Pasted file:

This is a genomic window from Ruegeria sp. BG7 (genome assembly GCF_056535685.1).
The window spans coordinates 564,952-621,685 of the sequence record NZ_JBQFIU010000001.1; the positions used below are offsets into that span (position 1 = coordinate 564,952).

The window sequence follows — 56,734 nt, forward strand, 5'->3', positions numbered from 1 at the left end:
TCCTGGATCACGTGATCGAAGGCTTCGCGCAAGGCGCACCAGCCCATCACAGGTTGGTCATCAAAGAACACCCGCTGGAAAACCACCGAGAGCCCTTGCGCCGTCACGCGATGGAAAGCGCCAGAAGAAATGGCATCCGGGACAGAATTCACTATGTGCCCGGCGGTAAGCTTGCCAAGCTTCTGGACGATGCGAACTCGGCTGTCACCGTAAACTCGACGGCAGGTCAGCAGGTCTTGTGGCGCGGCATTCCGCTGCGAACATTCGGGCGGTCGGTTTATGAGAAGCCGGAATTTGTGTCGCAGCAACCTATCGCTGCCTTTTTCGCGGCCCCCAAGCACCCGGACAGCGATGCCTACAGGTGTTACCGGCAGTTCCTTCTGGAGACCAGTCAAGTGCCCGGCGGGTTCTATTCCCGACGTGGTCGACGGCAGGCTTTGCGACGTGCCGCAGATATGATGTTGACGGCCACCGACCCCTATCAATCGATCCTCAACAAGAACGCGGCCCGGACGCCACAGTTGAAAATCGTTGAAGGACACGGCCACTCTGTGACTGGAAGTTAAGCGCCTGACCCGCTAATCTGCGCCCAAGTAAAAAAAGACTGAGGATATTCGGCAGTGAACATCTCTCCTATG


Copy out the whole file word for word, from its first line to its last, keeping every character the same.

This is a genomic window from Ruegeria sp. BG7 (genome assembly GCF_056535685.1).
The window spans coordinates 564,952-621,685 of the sequence record NZ_JBQFIU010000001.1; the positions used below are offsets into that span (position 1 = coordinate 564,952).

The window sequence follows — 56,734 nt, forward strand, 5'->3', positions numbered from 1 at the left end:
TCCTGGATCACGTGATCGAAGGCTTCGCGCAAGGCGCACCAGCCCATCACAGGTTGGTCATCAAAGAACACCCGCTGGAAAACCACCGAGAGCCCTTGCGCCGTCACGCGATGGAAAGCGCCAGAAGAAATGGCATCCGGGACAGAATTCACTATGTGCCCGGCGGTAAGCTTGCCAAGCTTCTGGACGATGCGAACTCGGCTGTCACCGTAAACTCGACGGCAGGTCAGCAGGTCTTGTGGCGCGGCATTCCGCTGCGAACATTCGGGCGGTCGGTTTATGAGAAGCCGGAATTTGTGTCGCAGCAACCTATCGCTGCCTTTTTCGCGGCCCCCAAGCACCCGGACAGCGATGCCTACAGGTGTTACCGGCAGTTCCTTCTGGAGACCAGTCAAGTGCCCGGCGGGTTCTATTCCCGACGTGGTCGACGGCAGGCTTTGCGACGTGCCGCAGATATGATGTTGACGGCCACCGACCCCTATCAATCGATCCTCAACAAGAACGCGGCCCGGACGCCACAGTTGAAAATCGTTGAAGGACACGGCCACTCTGTGACTGGAAGTTAAGCGCCTGACCCGCTAATCTGCGCCCAAGTAAAAAAAGACTGAGGATATTCGGCAGTGAACATCTCTCCTATG